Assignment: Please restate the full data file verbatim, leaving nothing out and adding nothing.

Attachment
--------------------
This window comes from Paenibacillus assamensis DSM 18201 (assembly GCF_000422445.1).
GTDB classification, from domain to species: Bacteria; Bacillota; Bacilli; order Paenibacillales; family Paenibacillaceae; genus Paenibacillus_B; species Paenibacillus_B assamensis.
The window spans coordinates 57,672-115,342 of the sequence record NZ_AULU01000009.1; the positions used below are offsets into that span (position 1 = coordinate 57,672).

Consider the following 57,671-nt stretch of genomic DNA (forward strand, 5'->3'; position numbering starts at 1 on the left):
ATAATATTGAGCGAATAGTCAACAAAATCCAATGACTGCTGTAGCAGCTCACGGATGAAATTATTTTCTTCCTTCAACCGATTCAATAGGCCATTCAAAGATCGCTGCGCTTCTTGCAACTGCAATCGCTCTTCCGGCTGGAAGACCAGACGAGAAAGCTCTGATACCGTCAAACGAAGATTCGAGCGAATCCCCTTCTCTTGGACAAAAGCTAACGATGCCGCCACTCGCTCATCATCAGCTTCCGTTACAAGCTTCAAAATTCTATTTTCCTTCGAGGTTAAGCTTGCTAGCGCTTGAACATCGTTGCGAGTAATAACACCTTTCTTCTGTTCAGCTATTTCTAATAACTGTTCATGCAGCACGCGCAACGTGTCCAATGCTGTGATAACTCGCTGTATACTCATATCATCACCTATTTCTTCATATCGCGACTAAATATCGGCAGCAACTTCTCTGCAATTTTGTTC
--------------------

This window comes from Paenibacillus assamensis DSM 18201 (assembly GCF_000422445.1).
GTDB classification, from domain to species: Bacteria; Bacillota; Bacilli; order Paenibacillales; family Paenibacillaceae; genus Paenibacillus_B; species Paenibacillus_B assamensis.
The window spans coordinates 57,672-115,342 of the sequence record NZ_AULU01000009.1; the positions used below are offsets into that span (position 1 = coordinate 57,672).

Consider the following 57,671-nt stretch of genomic DNA (forward strand, 5'->3'; position numbering starts at 1 on the left):
ATAATATTGAGCGAATAGTCAACAAAATCCAATGACTGCTGTAGCAGCTCACGGATGAAATTATTTTCTTCCTTCAACCGATTCAATAGGCCATTCAAAGATCGCTGCGCTTCTTGCAACTGCAATCGCTCTTCCGGCTGGAAGACCAGACGAGAAAGCTCTGATACCGTCAAACGAAGATTCGAGCGAATCCCCTTCTCTTGGACAAAAGCTAACGATGCCGCCACTCGCTCATCATCAGCTTCCGTTACAAGCTTCAAAATTCTATTTTCCTTCGAGGTTAAGCTTGCTAGCGCTTGAACATCGTTGCGAGTAATAACACCTTTCTTCTGTTCAGCTATTTCTAATAACTGTTCATGCAGCACGCGCAACGTGTCCAATGCTGTGATAACTCGCTGTATACTCATATCATCACCTATTTCTTCATATCGCGACTAAATATCGGCAGCAACTTCTCTGCAATTTTGTTC